Collectively, our societal growth and development exceed the carrying capacities (planetary boundaries) of our planet, and furthermore, more than fifty percent of our biodiversity has been destroyed in less than 5 decades, which has now resulted in a “code red” climate and biodiversity emergency. Our future has become less secure and safe as a result of these extractive and mechanistic growth models for developing our societies and lives.
For hundreds of years, this predominantly western capitalist agenda has prioritized economic growth over wellbeing, and sought progress and success in quantitative ways, at the cost of our planetary health and biodiversity. This is turning our planet into a commodity, and at best a natural capital, rather than valuing our planet as a living being and the conditions for us to thrive together with our planet. As explained eloquently by economist Hazel Henderson:
“Clearly, economics has always been about power, control over others and natural resources, influencing human relationships, culture, politics and laws in most societies. It has produced the narrow globalization of markets and today’s global financial casino still inflicting daily damage on global ecosystems and local communities. Economic theories see efficient societies as those where market completion means almost every human transaction is conducted in money and tracked by macroeconomic statistics. This is almost as insane as communist goals of having governments own all the means of production! It’s time to get beyond the last century’s Cold War between capitalism, communism, socialism, libertarianism and all these over-simplifying ideologies of “left” and “right”.” ~ Hazel Henderson (2021).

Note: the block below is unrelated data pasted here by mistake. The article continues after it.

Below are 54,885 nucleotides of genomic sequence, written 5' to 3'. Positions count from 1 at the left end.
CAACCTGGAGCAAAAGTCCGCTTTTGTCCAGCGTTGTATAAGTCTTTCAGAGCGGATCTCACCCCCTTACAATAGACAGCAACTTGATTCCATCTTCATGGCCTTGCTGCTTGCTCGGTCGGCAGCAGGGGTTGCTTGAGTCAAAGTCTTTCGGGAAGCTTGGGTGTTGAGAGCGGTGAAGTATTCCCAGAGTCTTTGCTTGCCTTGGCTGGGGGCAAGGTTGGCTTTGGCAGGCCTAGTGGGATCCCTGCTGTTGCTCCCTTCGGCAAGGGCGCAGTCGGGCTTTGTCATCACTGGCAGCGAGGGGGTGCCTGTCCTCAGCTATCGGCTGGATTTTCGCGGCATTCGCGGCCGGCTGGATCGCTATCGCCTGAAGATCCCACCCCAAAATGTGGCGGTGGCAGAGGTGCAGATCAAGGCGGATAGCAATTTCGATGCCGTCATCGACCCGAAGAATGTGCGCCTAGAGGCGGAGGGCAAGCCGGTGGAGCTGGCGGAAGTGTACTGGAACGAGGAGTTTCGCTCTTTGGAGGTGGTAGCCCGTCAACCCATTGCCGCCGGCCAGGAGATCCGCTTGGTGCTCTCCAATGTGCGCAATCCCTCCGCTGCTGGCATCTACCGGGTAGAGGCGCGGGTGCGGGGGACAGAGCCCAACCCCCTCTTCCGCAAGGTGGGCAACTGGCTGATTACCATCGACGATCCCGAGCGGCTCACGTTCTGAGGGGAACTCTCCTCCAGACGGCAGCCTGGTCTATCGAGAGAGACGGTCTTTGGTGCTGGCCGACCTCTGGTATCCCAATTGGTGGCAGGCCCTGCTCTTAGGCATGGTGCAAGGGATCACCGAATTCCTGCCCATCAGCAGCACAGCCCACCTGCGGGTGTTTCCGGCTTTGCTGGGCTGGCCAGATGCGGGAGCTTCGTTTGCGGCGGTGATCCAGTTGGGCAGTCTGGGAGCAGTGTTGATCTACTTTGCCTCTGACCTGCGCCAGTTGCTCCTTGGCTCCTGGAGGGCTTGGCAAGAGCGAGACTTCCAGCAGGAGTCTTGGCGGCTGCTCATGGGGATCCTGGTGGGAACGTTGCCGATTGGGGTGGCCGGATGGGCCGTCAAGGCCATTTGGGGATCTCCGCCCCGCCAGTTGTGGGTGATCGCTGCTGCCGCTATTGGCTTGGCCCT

Despite an increase in formal literacies and access to schools worldwide, humanity continues to exceed the carrying capacities of our planet, moving more deeply into trajectories of collapse. Even more so when education follows a similar doctrine as the narrow economics that Hazel Henderson described above.
Our mainstream economic archetypes of unlimited and extractive economic growth are the result of many combined and often unquestioned choices, priorities, expectations, and assumptions about life that result from a long historical process of normalization (Thurm, 2021). This process of ‘normalization’ and ‘habituation’ is often summarized under the concept of a ‘worldview’, ‘gestalt’, or ‘mindset’. However, by naming this as ‘a worldview’, ‘gestalt’ or ‘mindset’, we risk creating yet another ‘it’ to which we attribute the power to significantly influence the way we make decisions and direct our lives.
For centuries economic goals and interests have been driving the goals, priorities, and resources of what education can and should be focusing on. The transformation of education requires the transformation of our economic systems as part of a common strategy and commitment. Our current sustainability crisis reveals starkly how free-market mechanisms cannot provide the course directions for moving away from the current collapse trajectories (Fullerton, 2019). In other words, the whole notion of a free market is not free at all and has brought compounding ecological debts and biodiversity costs, as well as tremendous suffering and costs to indigenous societies.